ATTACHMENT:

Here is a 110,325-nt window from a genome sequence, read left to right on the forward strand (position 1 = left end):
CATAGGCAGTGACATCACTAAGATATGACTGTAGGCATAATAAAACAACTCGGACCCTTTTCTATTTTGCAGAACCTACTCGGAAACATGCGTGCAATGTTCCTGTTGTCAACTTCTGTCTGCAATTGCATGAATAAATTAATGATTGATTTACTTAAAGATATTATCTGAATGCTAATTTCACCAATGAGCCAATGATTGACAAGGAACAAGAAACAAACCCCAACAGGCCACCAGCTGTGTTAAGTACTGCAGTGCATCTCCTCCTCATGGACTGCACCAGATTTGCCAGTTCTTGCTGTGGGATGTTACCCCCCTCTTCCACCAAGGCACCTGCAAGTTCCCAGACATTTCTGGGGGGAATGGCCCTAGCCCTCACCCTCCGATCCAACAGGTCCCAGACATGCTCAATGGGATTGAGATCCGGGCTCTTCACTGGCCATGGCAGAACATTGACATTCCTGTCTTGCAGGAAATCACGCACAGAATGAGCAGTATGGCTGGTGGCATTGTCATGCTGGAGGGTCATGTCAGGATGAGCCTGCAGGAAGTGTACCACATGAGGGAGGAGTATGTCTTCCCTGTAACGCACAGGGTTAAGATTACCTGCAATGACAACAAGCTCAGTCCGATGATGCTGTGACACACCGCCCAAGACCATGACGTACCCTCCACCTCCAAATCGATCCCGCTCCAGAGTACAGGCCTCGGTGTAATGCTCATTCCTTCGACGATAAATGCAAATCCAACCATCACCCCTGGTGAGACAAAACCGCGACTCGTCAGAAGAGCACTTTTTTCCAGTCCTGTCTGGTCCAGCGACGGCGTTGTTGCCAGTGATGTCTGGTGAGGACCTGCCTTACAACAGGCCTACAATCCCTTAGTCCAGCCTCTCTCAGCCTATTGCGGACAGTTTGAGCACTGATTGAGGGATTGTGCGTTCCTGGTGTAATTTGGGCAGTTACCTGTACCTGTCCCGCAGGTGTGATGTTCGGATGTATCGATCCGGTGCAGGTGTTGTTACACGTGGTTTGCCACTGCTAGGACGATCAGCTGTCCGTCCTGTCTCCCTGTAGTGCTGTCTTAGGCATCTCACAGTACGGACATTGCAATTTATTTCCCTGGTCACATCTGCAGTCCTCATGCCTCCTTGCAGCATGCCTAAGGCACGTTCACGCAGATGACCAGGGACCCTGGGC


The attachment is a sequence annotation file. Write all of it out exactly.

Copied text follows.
Here is a 110,325-nt window from a genome sequence, read left to right on the forward strand (position 1 = left end):
CATAGGCAGTGACATCACTAAGATATGACTGTAGGCATAATAAAACAACTCGGACCCTTTTCTATTTTGCAGAACCTACTCGGAAACATGCGTGCAATGTTCCTGTTGTCAACTTCTGTCTGCAATTGCATGAATAAATTAATGATTGATTTACTTAAAGATATTATCTGAATGCTAATTTCACCAATGAGCCAATGATTGACAAGGAACAAGAAACAAACCCCAACAGGCCACCAGCTGTGTTAAGTACTGCAGTGCATCTCCTCCTCATGGACTGCACCAGATTTGCCAGTTCTTGCTGTGGGATGTTACCCCCCTCTTCCACCAAGGCACCTGCAAGTTCCCAGACATTTCTGGGGGGAATGGCCCTAGCCCTCACCCTCCGATCCAACAGGTCCCAGACATGCTCAATGGGATTGAGATCCGGGCTCTTCACTGGCCATGGCAGAACATTGACATTCCTGTCTTGCAGGAAATCACGCACAGAATGAGCAGTATGGCTGGTGGCATTGTCATGCTGGAGGGTCATGTCAGGATGAGCCTGCAGGAAGTGTACCACATGAGGGAGGAGTATGTCTTCCCTGTAACGCACAGGGTTAAGATTACCTGCAATGACAACAAGCTCAGTCCGATGATGCTGTGACACACCGCCCAAGACCATGACGTACCCTCCACCTCCAAATCGATCCCGCTCCAGAGTACAGGCCTCGGTGTAATGCTCATTCCTTCGACGATAAATGCAAATCCAACCATCACCCCTGGTGAGACAAAACCGCGACTCGTCAGAAGAGCACTTTTTTCCAGTCCTGTCTGGTCCAGCGACGGCGTTGTTGCCAGTGATGTCTGGTGAGGACCTGCCTTACAACAGGCCTACAATCCCTTAGTCCAGCCTCTCTCAGCCTATTGCGGACAGTTTGAGCACTGATTGAGGGATTGTGCGTTCCTGGTGTAATTTGGGCAGTTACCTGTACCTGTCCCGCAGGTGTGATGTTCGGATGTATCGATCCGGTGCAGGTGTTGTTACACGTGGTTTGCCACTGCTAGGACGATCAGCTGTCCGTCCTGTCTCCCTGTAGTGCTGTCTTAGGCATCTCACAGTACGGACATTGCAATTTATTTCCCTGGTCACATCTGCAGTCCTCATGCCTCCTTGCAGCATGCCTAAGGCACGTTCACGCAGATGACCAGGGACCCTGGGC